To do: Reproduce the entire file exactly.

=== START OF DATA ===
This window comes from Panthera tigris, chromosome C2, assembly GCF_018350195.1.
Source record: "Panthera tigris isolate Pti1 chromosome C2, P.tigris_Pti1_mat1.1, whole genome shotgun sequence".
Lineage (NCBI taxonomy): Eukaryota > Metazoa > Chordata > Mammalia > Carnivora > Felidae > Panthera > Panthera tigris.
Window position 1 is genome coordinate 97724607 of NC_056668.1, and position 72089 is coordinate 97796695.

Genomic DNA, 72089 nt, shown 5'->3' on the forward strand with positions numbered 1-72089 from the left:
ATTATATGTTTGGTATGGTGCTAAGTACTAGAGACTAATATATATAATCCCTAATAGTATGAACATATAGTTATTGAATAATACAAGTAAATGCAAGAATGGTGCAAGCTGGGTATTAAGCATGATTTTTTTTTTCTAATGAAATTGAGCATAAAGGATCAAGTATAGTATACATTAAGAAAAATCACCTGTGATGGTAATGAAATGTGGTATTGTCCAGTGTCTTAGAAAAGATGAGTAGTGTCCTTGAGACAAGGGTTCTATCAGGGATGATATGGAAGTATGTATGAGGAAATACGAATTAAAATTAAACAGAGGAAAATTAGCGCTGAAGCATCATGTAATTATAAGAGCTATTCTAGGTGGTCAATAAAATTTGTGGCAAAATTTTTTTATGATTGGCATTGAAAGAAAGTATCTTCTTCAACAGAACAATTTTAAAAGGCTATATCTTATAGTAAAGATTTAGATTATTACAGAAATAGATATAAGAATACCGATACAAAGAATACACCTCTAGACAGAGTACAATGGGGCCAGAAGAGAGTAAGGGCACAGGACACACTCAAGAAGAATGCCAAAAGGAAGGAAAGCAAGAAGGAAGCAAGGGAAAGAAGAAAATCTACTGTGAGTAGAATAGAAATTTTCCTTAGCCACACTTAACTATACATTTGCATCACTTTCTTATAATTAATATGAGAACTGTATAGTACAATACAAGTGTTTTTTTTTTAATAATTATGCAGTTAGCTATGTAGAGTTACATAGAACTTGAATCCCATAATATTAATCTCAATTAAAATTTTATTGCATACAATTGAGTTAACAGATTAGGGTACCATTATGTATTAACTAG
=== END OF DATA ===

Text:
This window comes from Panthera tigris, chromosome C2, assembly GCF_018350195.1.
Source record: "Panthera tigris isolate Pti1 chromosome C2, P.tigris_Pti1_mat1.1, whole genome shotgun sequence".
Lineage (NCBI taxonomy): Eukaryota > Metazoa > Chordata > Mammalia > Carnivora > Felidae > Panthera > Panthera tigris.
Window position 1 is genome coordinate 97724607 of NC_056668.1, and position 72089 is coordinate 97796695.

Genomic DNA, 72089 nt, shown 5'->3' on the forward strand with positions numbered 1-72089 from the left:
ATTATATGTTTGGTATGGTGCTAAGTACTAGAGACTAATATATATAATCCCTAATAGTATGAACATATAGTTATTGAATAATACAAGTAAATGCAAGAATGGTGCAAGCTGGGTATTAAGCATGATTTTTTTTTTCTAATGAAATTGAGCATAAAGGATCAAGTATAGTATACATTAAGAAAAATCACCTGTGATGGTAATGAAATGTGGTATTGTCCAGTGTCTTAGAAAAGATGAGTAGTGTCCTTGAGACAAGGGTTCTATCAGGGATGATATGGAAGTATGTATGAGGAAATACGAATTAAAATTAAACAGAGGAAAATTAGCGCTGAAGCATCATGTAATTATAAGAGCTATTCTAGGTGGTCAATAAAATTTGTGGCAAAATTTTTTTATGATTGGCATTGAAAGAAAGTATCTTCTTCAACAGAACAATTTTAAAAGGCTATATCTTATAGTAAAGATTTAGATTATTACAGAAATAGATATAAGAATACCGATACAAAGAATACACCTCTAGACAGAGTACAATGGGGCCAGAAGAGAGTAAGGGCACAGGACACACTCAAGAAGAATGCCAAAAGGAAGGAAAGCAAGAAGGAAGCAAGGGAAAGAAGAAAATCTACTGTGAGTAGAATAGAAATTTTCCTTAGCCACACTTAACTATACATTTGCATCACTTTCTTATAATTAATATGAGAACTGTATAGTACAATACAAGTGTTTTTTTTTTAATAATTATGCAGTTAGCTATGTAGAGTTACATAGAACTTGAATCCCATAATATTAATCTCAATTAAAATTTTATTGCATACAATTGAGTTAACAGATTAGGGTACCATTATGTATTAACTAG